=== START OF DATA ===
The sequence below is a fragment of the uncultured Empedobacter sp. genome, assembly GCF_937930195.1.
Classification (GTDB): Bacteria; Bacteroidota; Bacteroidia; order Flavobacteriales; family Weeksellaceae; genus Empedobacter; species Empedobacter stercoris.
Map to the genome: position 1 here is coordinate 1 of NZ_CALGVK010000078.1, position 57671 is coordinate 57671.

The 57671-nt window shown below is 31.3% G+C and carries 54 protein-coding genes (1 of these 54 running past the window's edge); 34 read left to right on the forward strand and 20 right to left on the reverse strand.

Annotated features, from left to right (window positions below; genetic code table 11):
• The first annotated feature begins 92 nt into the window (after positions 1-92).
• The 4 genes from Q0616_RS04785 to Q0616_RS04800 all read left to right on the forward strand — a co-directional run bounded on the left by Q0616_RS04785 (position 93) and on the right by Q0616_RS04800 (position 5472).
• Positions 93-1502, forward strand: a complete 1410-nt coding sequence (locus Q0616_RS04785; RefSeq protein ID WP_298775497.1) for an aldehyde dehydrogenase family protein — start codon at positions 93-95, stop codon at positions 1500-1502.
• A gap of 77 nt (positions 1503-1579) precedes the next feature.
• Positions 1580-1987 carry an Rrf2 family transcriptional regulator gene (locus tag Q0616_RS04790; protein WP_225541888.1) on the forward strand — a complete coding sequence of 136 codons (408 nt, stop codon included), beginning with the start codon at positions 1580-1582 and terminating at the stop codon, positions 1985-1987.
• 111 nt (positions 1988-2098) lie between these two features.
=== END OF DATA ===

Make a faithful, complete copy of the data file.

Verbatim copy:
The sequence below is a fragment of the uncultured Empedobacter sp. genome, assembly GCF_937930195.1.
Classification (GTDB): Bacteria; Bacteroidota; Bacteroidia; order Flavobacteriales; family Weeksellaceae; genus Empedobacter; species Empedobacter stercoris.
Map to the genome: position 1 here is coordinate 1 of NZ_CALGVK010000078.1, position 57671 is coordinate 57671.

The 57671-nt window shown below is 31.3% G+C and carries 54 protein-coding genes (1 of these 54 running past the window's edge); 34 read left to right on the forward strand and 20 right to left on the reverse strand.

Annotated features, from left to right (window positions below; genetic code table 11):
• The first annotated feature begins 92 nt into the window (after positions 1-92).
• The 4 genes from Q0616_RS04785 to Q0616_RS04800 all read left to right on the forward strand — a co-directional run bounded on the left by Q0616_RS04785 (position 93) and on the right by Q0616_RS04800 (position 5472).
• Positions 93-1502, forward strand: a complete 1410-nt coding sequence (locus Q0616_RS04785; RefSeq protein ID WP_298775497.1) for an aldehyde dehydrogenase family protein — start codon at positions 93-95, stop codon at positions 1500-1502.
• A gap of 77 nt (positions 1503-1579) precedes the next feature.
• Positions 1580-1987 carry an Rrf2 family transcriptional regulator gene (locus tag Q0616_RS04790; protein WP_225541888.1) on the forward strand — a complete coding sequence of 136 codons (408 nt, stop codon included), beginning with the start codon at positions 1580-1582 and terminating at the stop codon, positions 1985-1987.
• 111 nt (positions 1988-2098) lie between these two features.